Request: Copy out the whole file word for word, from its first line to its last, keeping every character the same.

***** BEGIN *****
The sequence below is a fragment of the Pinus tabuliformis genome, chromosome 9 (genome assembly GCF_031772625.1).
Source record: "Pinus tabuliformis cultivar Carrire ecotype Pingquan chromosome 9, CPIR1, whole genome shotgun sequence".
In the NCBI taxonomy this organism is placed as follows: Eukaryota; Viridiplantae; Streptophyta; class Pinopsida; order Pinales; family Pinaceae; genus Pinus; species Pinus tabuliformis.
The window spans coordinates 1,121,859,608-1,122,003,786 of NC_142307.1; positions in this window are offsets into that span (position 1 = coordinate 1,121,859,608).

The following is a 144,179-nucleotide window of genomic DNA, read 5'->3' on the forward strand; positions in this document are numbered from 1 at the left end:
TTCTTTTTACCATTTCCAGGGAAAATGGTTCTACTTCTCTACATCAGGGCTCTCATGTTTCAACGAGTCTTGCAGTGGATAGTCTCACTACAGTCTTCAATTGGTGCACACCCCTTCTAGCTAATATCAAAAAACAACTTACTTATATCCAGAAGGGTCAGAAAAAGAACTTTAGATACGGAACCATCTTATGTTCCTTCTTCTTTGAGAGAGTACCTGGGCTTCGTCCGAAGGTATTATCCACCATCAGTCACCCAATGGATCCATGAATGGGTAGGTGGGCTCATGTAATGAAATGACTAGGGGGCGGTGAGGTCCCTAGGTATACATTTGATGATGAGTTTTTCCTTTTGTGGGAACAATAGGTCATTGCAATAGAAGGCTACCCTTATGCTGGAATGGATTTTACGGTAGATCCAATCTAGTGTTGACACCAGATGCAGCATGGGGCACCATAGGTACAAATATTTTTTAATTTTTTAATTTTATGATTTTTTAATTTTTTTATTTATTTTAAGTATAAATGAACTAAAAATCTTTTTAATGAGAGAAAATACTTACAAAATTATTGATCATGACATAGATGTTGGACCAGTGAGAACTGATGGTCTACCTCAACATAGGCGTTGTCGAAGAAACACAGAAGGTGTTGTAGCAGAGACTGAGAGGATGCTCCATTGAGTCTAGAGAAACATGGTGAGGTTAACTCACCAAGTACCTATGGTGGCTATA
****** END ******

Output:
The sequence below is a fragment of the Pinus tabuliformis genome, chromosome 9 (genome assembly GCF_031772625.1).
Source record: "Pinus tabuliformis cultivar Carrire ecotype Pingquan chromosome 9, CPIR1, whole genome shotgun sequence".
In the NCBI taxonomy this organism is placed as follows: Eukaryota; Viridiplantae; Streptophyta; class Pinopsida; order Pinales; family Pinaceae; genus Pinus; species Pinus tabuliformis.
The window spans coordinates 1,121,859,608-1,122,003,786 of NC_142307.1; positions in this window are offsets into that span (position 1 = coordinate 1,121,859,608).

The following is a 144,179-nucleotide window of genomic DNA, read 5'->3' on the forward strand; positions in this document are numbered from 1 at the left end:
TTCTTTTTACCATTTCCAGGGAAAATGGTTCTACTTCTCTACATCAGGGCTCTCATGTTTCAACGAGTCTTGCAGTGGATAGTCTCACTACAGTCTTCAATTGGTGCACACCCCTTCTAGCTAATATCAAAAAACAACTTACTTATATCCAGAAGGGTCAGAAAAAGAACTTTAGATACGGAACCATCTTATGTTCCTTCTTCTTTGAGAGAGTACCTGGGCTTCGTCCGAAGGTATTATCCACCATCAGTCACCCAATGGATCCATGAATGGGTAGGTGGGCTCATGTAATGAAATGACTAGGGGGCGGTGAGGTCCCTAGGTATACATTTGATGATGAGTTTTTCCTTTTGTGGGAACAATAGGTCATTGCAATAGAAGGCTACCCTTATGCTGGAATGGATTTTACGGTAGATCCAATCTAGTGTTGACACCAGATGCAGCATGGGGCACCATAGGTACAAATATTTTTTAATTTTTTAATTTTATGATTTTTTAATTTTTTTATTTATTTTAAGTATAAATGAACTAAAAATCTTTTTAATGAGAGAAAATACTTACAAAATTATTGATCATGACATAGATGTTGGACCAGTGAGAACTGATGGTCTACCTCAACATAGGCGTTGTCGAAGAAACACAGAAGGTGTTGTAGCAGAGACTGAGAGGATGCTCCATTGAGTCTAGAGAAACATGGTGAGGTTAACTCACCAAGTACCTATGGTGGCTATA